Theme: Evolution of information transmission
Origins and history of adaptations and innovation for the transmission of information, their functions, and mechanisms.
DATE: 6-7 October 2022
PLACE: Pieter de la Court building (Leiden, Netherlands)
For this year’s CBEN meeting, we invite everyone to Leiden, the European City of Science 2022. We would like this to be a meeting where scholars from a broad range of disciplines can learn from each other about the many ways in which information is transmitted across agents.
Transmission of information can be very specific as in human language, but it can also be understood more broadly as ritualized interactions (mate competition, mate signaling, etc.), or any specialized ways in which agents interact with or influence each other. Such a comprehensive definition is intended to create a space for the exchange of ideas between fundamental and applied researchers.
The evolution of human perception is heavily influenced by the interdependence that characterizes our species. The importance of conspecific interaction is such that our anatomy has evolved to facilitate it. A good example of this trade-off between individual and inclusive fitness is the pharynx – the adaptive value of speech must outweigh the choking risk of ingesting and breathing through the same cavity. But this is far from the only adaptation – eyes, lips, our hands or auditory system…, they are all adapted for communication, sometimes to the apparent detriment of more basal functions.
Humans seem especially adept at conspecific communication but we are not the only ones whose bodies reflect the importance of communication to our species. Flight feathers may adapt to facilitate signals relating to health or fecundity; teeth can grow to fend off competitors rather than for mastication; apart from aiding with locomotion, tails may also inform others about the mood of their bearers…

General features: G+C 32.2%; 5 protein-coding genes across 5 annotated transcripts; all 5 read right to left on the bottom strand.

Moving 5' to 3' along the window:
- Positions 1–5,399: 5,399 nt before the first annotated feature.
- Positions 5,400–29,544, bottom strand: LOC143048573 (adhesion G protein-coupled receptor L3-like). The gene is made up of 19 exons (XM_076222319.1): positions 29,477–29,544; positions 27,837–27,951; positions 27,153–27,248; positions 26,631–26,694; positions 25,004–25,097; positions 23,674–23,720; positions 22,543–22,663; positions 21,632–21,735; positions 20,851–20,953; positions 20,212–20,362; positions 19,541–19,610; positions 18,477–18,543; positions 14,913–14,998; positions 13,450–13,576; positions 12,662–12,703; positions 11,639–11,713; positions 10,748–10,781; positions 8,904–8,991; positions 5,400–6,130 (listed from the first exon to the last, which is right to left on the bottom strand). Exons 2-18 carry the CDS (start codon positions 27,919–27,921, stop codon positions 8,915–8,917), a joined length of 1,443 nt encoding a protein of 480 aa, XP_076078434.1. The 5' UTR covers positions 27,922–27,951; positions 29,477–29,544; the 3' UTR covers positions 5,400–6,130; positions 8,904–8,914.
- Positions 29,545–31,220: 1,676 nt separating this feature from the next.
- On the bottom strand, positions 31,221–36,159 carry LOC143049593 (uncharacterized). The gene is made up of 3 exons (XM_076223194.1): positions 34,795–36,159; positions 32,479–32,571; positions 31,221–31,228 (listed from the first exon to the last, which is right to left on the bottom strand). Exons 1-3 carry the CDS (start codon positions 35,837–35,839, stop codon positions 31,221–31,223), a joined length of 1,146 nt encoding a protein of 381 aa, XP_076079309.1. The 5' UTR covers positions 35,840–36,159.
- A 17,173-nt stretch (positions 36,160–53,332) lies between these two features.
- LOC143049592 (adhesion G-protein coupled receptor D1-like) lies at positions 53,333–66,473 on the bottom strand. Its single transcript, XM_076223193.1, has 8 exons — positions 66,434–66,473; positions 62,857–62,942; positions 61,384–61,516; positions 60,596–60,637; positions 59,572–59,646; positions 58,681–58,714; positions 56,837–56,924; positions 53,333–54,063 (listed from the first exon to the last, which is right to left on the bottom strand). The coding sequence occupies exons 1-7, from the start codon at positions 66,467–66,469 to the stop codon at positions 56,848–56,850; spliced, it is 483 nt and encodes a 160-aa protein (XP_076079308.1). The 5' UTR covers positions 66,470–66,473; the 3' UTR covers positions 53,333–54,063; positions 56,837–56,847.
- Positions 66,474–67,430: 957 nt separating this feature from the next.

Over thousands of years, we have exploited our own sensory apparati to expand the ways in which we communicate with each other – writing and reading, for example, tap into the cognitive abilities that evolved for face-to-face conversation. The advent of computer-mediated communication has resulted in an explosion of modes of communication – from instant messaging to video conferences – that also rely on our socially-oriented senses. CBEN2022 brings together fundamental and applied research on information transmission to foster an interdisciplinary exchange of ideas where someone’s mystery could be someone else’s Eureka moment.
Ilyena Hirskyj-Douglas (Animal-Computer Interaction, University of Glasgow)
Bridget Waller (Comparative study of facial expressions, Nottingham Trent University)
Disa Sauter (Communication of emotions, non-verbal expressions, University of Amsterdam)
Edwin van Leeuwen (Influence of culture in great ape social structures, Utrecht University)
Virginia Pallante (Ethology of human conflict resolution, Netherlands Institute for the Study of Crime and Law Enforcement)
Pieter de la Court, Wassenaarseweg 52, 2333 AK Leiden.
The venue is a 10 minute walk from Leiden Central Train Station, where there are many different options for accommodation. Some are Ibis Leiden Centre, Tulip Inn Leiden Centre, or Golden Tulip Leiden Centre.
Abstract submission is now closed.
You can register at early bird fees until August 20th, or enjoy discounted fees if you’re a member. To register, please follow this link. The final deadline for registration is September 25th.
For more information, please contact the organizers at CBENLeiden2022@gmail.com.